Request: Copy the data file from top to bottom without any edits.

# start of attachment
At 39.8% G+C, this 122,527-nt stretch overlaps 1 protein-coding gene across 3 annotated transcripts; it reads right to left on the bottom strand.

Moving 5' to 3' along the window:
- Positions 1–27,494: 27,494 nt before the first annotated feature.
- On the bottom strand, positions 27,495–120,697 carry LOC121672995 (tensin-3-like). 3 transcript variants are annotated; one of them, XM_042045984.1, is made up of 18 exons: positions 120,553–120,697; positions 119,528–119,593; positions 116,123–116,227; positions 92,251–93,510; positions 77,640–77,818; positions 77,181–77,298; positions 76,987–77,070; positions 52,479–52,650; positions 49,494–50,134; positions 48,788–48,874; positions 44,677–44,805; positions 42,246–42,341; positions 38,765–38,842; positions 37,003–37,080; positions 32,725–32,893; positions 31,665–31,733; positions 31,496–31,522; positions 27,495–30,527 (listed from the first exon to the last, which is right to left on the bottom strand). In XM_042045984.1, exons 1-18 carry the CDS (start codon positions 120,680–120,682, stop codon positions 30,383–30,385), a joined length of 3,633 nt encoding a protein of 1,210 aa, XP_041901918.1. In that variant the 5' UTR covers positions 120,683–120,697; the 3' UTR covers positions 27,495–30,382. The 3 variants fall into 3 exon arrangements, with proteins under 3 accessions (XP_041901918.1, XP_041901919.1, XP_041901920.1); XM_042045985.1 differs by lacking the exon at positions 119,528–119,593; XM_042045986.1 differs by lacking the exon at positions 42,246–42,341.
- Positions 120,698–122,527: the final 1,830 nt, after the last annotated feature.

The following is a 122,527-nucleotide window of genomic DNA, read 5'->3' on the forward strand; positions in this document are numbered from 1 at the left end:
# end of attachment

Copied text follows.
At 39.8% G+C, this 122,527-nt stretch overlaps 1 protein-coding gene across 3 annotated transcripts; it reads right to left on the bottom strand.

Moving 5' to 3' along the window:
- Positions 1–27,494: 27,494 nt before the first annotated feature.
- On the bottom strand, positions 27,495–120,697 carry LOC121672995 (tensin-3-like). 3 transcript variants are annotated; one of them, XM_042045984.1, is made up of 18 exons: positions 120,553–120,697; positions 119,528–119,593; positions 116,123–116,227; positions 92,251–93,510; positions 77,640–77,818; positions 77,181–77,298; positions 76,987–77,070; positions 52,479–52,650; positions 49,494–50,134; positions 48,788–48,874; positions 44,677–44,805; positions 42,246–42,341; positions 38,765–38,842; positions 37,003–37,080; positions 32,725–32,893; positions 31,665–31,733; positions 31,496–31,522; positions 27,495–30,527 (listed from the first exon to the last, which is right to left on the bottom strand). In XM_042045984.1, exons 1-18 carry the CDS (start codon positions 120,680–120,682, stop codon positions 30,383–30,385), a joined length of 3,633 nt encoding a protein of 1,210 aa, XP_041901918.1. In that variant the 5' UTR covers positions 120,683–120,697; the 3' UTR covers positions 27,495–30,382. The 3 variants fall into 3 exon arrangements, with proteins under 3 accessions (XP_041901918.1, XP_041901919.1, XP_041901920.1); XM_042045985.1 differs by lacking the exon at positions 119,528–119,593; XM_042045986.1 differs by lacking the exon at positions 42,246–42,341.
- Positions 120,698–122,527: the final 1,830 nt, after the last annotated feature.

The following is a 122,527-nucleotide window of genomic DNA, read 5'->3' on the forward strand; positions in this document are numbered from 1 at the left end: